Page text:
The fighters have similarly efficient takedown defense, and while that might seem to even things out, it actually favors Aldo. The Brazilian should want to keep this fight standing. The Korean should try to get it to the canvas.
Yes, Aldo does have a jiu-jitsu black belt, but Jung has shown more mat mastery. And even if José were to unleash a grappling game we haven't yet seen much of, that'd be better for "The Korean Zombie" than having to stand and trade. We've seen Aldo's kicks drain the life out of opponents, from bruised legs to wilting torsos. Jung doesn't want to deal with that, round after round. He'd be much better off putting his creative submission game in play.
Jung's overall mission will be to keep Aldo working, even if that means withstanding some punishment along the way. José can dish it out, but in recent fights his offensive output has slowed as his fights have worn on. The champ will get a lift from the Brazilian crowd, for sure, and unless Jung can do something dramatic, Aldo likely will get the better of the early rounds.
But Jung is resilient. That's part of the job description when you're a zombie, right? If the Korean can avoid falling too far behind on the scorecards early -- or being finished, of course -- he might have a late surge in him. Can he put Aldo on the defensive? We've not seen anyone do that, and in a keyed up building in Rio that seems like a long shot.
“I think this fight is a very good fight. He deserves to be there and he's shown that he deserves to be the contender. Everyone wants to fight for the title, but right now he deserves it.” --Aldo, asked during a conference call with MMA media last week whether he thought Jung was the deserving top challenger
“To be honest with you, I thought that [Ricardo] Lamas would have been the first choice as well. But I'm happy to be have been chosen. I think maybe what made the difference was the stylistic differences. I think that this fight is guaranteed to be an exciting fight. And that's probably one of the big reasons why they chose me to go over Lamas.” --Jung, asked the same question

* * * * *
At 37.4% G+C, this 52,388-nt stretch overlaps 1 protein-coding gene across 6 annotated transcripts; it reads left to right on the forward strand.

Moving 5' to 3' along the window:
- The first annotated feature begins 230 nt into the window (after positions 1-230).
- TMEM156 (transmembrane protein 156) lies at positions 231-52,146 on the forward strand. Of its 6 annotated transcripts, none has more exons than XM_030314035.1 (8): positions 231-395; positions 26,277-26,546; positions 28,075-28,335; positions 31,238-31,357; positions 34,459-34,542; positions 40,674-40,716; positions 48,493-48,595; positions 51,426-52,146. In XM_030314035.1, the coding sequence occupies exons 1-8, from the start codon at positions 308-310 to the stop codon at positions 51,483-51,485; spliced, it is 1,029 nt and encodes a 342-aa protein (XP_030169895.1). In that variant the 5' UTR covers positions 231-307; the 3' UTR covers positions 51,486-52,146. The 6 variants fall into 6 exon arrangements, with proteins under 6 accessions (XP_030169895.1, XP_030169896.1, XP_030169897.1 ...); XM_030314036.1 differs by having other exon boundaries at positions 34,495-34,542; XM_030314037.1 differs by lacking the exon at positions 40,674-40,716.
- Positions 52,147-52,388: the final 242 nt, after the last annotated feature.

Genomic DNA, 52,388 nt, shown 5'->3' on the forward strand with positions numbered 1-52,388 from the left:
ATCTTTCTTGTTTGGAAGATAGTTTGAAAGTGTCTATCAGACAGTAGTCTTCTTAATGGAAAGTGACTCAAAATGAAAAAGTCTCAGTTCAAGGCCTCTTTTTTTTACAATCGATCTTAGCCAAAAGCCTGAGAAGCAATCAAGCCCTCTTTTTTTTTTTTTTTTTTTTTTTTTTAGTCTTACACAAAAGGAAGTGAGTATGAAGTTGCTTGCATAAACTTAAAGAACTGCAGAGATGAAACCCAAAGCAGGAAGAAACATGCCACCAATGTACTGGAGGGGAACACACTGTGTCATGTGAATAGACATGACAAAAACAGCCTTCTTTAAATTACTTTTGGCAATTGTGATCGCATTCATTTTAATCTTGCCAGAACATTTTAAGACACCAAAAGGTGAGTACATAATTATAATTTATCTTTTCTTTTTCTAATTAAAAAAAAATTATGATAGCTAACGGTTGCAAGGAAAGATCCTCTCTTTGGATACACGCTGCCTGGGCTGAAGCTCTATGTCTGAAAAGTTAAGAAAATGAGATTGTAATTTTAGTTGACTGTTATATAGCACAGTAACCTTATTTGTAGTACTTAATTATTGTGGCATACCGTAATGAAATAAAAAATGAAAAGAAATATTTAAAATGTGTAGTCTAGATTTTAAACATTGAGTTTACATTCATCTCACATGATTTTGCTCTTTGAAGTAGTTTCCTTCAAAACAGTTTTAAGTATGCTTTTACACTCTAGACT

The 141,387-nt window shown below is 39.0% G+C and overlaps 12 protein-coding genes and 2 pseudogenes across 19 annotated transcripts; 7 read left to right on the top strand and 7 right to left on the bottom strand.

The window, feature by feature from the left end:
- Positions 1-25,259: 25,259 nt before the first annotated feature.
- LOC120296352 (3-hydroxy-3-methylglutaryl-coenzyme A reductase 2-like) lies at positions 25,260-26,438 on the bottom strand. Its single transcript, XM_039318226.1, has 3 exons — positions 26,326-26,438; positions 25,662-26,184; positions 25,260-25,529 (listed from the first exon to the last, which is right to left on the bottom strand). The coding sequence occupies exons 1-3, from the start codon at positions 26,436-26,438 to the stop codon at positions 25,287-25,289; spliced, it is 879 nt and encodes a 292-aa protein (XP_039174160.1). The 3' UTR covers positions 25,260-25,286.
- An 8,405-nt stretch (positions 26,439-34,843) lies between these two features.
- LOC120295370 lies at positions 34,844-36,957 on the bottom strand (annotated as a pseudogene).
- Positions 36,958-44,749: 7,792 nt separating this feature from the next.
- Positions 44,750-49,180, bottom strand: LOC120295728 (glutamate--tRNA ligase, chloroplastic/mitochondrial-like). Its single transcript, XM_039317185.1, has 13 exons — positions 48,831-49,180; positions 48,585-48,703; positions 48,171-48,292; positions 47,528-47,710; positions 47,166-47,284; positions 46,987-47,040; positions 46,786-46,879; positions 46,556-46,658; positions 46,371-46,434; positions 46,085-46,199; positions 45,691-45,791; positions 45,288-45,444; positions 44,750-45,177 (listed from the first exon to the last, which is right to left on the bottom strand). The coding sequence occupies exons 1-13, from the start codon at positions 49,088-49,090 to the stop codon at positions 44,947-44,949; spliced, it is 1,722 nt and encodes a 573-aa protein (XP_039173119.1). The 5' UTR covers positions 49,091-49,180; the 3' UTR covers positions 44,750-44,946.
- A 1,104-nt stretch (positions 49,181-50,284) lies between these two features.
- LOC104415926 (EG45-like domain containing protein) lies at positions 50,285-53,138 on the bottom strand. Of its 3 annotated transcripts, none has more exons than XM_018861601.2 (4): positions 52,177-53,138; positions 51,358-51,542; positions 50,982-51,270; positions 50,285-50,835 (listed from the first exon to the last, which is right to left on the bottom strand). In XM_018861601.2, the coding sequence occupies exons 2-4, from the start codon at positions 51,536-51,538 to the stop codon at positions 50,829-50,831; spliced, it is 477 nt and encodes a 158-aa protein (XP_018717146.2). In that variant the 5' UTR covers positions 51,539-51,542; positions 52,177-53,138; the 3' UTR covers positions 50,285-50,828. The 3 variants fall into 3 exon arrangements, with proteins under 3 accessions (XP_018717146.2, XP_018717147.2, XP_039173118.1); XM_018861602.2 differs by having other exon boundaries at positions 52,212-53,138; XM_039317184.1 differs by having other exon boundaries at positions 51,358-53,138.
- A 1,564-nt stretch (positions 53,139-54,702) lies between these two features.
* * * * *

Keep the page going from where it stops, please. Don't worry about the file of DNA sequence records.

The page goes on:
Aldo is heavily favored, with odds at various sports books ranging from -800 (bet $100 to win $12.50) to -673 (bet $100 to win $14.86). Odds on Jung range from +587 (bet $100 to win $587) to +400 (bet $100 to win $400).
It would be a huge upset if "The Korean Zombie" were to pull this off. The betting line suggests that oddsmakers give Aldo a nearly 90 percent chance of retaining his belt. I don't know that this is that lopsided of a mismatch, but José sure does have a winning formula: Pepper his opponent from the start with kicks and punches from range, building up points on the scorecard while punishing the other guy's anatomy and psyche. Yes, he's been known to lose steam, but by the time that happens the champ tends to be chugging along to victory. Victory after victory ... as in 15 straight and counting. Jung is a survivor, though, so he'll make the champ put in a full night's work. Aldo by decision.
Aldo went into the crowd to celebrate his January 2012 win over Chad Mendes of the U.S. (Felipe Dana/AP)
The Tweet Beat
Join the conversation about Aldo vs. Jung on Twitter. Track the hashtags #AldoZombie and #ufc163 to see who's tweeting what about Saturday's fight. And get blow-by-blow coverage on SI.com via Loretta Hunt's live blog.
· Non-PPV fights (8 p.m. ET, FX): Vinny Magalhães vs. Anthony Perosh, light heavyweight; Amanda Nunes vs. Sheila Gaff, women's bantamweight; Sergio Moraes vs. Neil Magny, welterweight; Ian McCall vs. Iliarde Santos, flyweight.
· Facebook fights (6:30 p.m. ET): Rani Yahya vs. Josh Clopton, featherweight; Viscardi Andrade vs. Bristol Marunde, welterweight; Ednaldo Oliveira vs. Francimar Barroso, light heavyweight.
· Mike Goldberg will handle blow-by-blow for the PPV and prelims on FX and Facebook, with Brian Stann replacing Joe Rogan on analysis for this one event because of a Rogan scheduling conflict. Jay Glazer will host an hour-long postfight show on Fuel TV, beginning at 1 a.m.
Get expert analysis, unrivaled access, and the award-winning storytelling only SI can provide - from Peter King, Tom Verducci, Lee Jenkins, Seth Davis, and more - delivered straight to you, along with up-to-the-minute news and live scores.